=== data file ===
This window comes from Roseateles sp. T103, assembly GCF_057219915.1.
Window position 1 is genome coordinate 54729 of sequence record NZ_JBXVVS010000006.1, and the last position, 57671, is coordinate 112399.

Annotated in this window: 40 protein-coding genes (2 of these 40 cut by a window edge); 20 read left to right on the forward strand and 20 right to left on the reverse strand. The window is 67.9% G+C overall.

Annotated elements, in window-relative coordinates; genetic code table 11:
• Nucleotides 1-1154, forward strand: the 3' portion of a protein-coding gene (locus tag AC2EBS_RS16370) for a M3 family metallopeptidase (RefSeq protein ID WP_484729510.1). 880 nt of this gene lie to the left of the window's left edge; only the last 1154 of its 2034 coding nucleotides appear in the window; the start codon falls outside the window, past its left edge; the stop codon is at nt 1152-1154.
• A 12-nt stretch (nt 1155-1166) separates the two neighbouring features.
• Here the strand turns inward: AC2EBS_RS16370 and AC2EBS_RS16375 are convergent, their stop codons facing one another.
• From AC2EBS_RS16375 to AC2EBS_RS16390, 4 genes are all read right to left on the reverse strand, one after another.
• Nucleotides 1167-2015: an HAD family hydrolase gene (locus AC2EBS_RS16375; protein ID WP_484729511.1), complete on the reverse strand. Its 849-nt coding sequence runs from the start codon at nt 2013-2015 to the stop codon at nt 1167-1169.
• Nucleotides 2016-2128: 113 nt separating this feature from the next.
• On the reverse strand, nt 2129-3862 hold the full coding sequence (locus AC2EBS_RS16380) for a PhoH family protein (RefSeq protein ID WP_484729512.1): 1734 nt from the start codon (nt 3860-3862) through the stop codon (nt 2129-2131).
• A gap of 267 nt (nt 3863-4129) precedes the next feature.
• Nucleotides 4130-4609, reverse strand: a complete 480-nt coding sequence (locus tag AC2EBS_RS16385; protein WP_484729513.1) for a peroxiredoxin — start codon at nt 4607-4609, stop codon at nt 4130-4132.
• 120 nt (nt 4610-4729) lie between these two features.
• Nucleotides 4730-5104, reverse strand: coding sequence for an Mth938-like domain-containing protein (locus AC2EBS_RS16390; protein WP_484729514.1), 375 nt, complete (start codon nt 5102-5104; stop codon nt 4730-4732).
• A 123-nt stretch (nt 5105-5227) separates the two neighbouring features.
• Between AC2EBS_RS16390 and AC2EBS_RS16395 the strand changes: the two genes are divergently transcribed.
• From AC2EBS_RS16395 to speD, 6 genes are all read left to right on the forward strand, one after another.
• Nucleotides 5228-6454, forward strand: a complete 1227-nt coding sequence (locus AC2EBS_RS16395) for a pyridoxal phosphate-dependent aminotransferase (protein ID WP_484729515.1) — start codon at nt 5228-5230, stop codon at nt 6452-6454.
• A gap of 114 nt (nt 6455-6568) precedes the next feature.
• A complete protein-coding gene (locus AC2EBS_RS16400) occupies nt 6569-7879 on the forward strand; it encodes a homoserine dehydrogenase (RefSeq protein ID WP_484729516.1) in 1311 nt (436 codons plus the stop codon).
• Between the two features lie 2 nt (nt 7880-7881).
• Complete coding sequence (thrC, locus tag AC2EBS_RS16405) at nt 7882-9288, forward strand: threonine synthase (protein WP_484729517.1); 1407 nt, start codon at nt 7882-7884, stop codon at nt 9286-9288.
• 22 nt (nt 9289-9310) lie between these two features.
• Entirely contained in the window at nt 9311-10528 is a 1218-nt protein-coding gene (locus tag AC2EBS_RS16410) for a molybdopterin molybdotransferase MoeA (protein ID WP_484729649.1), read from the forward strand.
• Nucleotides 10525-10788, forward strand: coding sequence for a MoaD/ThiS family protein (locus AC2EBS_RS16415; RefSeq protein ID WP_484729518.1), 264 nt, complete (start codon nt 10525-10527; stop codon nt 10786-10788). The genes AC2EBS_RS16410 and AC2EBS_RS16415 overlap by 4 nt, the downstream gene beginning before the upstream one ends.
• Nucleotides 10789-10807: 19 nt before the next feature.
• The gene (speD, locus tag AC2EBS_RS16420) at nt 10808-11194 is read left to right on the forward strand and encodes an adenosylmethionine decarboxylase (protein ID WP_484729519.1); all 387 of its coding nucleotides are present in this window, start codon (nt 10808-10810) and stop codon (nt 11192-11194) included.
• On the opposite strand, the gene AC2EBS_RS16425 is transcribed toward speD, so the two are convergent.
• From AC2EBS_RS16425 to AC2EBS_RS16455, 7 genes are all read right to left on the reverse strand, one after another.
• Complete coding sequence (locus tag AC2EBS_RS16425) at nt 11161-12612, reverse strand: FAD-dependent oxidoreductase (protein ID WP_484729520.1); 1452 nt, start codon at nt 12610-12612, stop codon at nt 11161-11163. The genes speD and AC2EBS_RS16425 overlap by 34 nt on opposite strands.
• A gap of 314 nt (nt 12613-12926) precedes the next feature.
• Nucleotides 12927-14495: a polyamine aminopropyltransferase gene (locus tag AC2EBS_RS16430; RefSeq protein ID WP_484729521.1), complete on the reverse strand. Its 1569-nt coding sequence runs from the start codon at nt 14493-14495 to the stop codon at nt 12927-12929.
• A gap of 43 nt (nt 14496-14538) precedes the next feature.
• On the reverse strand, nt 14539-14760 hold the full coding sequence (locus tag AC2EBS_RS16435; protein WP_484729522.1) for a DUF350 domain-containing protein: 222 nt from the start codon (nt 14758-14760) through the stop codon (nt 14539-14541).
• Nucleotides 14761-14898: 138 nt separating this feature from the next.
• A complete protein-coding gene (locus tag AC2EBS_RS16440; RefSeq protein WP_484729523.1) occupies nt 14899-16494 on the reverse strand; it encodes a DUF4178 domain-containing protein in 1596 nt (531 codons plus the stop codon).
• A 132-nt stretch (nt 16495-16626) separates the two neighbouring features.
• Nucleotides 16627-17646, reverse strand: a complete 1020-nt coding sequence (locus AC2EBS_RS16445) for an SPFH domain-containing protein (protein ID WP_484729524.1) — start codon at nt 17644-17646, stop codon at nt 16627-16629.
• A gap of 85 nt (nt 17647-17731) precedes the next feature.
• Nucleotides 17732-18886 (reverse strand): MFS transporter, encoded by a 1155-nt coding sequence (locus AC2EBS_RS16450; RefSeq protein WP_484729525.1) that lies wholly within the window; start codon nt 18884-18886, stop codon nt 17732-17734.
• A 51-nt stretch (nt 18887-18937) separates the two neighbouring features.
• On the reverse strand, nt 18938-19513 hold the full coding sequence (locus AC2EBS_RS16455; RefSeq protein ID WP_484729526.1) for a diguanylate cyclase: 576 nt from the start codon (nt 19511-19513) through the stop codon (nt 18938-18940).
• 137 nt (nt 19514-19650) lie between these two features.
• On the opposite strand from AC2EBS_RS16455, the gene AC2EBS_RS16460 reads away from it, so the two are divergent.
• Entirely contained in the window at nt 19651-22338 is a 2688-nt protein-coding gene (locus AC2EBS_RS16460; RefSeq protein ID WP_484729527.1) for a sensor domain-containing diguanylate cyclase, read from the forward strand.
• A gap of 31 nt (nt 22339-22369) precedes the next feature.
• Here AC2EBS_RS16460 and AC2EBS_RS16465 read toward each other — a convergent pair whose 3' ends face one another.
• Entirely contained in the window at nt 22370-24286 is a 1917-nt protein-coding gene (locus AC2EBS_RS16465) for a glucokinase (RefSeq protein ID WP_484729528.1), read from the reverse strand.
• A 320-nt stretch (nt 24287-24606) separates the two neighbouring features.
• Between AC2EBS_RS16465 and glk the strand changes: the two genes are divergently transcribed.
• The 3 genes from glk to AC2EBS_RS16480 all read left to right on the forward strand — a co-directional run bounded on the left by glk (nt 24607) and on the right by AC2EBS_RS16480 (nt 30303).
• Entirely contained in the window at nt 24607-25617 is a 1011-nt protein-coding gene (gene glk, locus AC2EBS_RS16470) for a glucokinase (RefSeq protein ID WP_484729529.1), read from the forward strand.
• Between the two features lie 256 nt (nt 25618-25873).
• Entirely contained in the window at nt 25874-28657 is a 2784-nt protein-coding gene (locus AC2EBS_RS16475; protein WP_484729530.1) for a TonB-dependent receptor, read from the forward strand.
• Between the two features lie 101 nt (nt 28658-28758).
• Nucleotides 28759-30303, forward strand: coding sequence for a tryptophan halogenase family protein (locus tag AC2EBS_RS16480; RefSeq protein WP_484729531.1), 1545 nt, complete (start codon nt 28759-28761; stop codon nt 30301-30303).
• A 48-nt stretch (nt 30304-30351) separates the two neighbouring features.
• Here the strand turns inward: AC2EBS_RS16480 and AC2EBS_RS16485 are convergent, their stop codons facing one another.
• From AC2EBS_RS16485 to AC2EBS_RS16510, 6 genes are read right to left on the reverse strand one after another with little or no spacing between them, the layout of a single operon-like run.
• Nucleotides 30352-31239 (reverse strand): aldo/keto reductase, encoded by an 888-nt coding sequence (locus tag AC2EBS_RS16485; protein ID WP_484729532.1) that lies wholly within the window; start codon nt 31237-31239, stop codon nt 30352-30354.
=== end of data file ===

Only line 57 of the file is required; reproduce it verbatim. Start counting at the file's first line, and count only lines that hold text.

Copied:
• Nucleotides 28759-30303, forward strand: coding sequence for a tryptophan halogenase family protein (locus tag AC2EBS_RS16480; RefSeq protein WP_484729531.1), 1545 nt, complete (start codon nt 28759-28761; stop codon nt 30301-30303).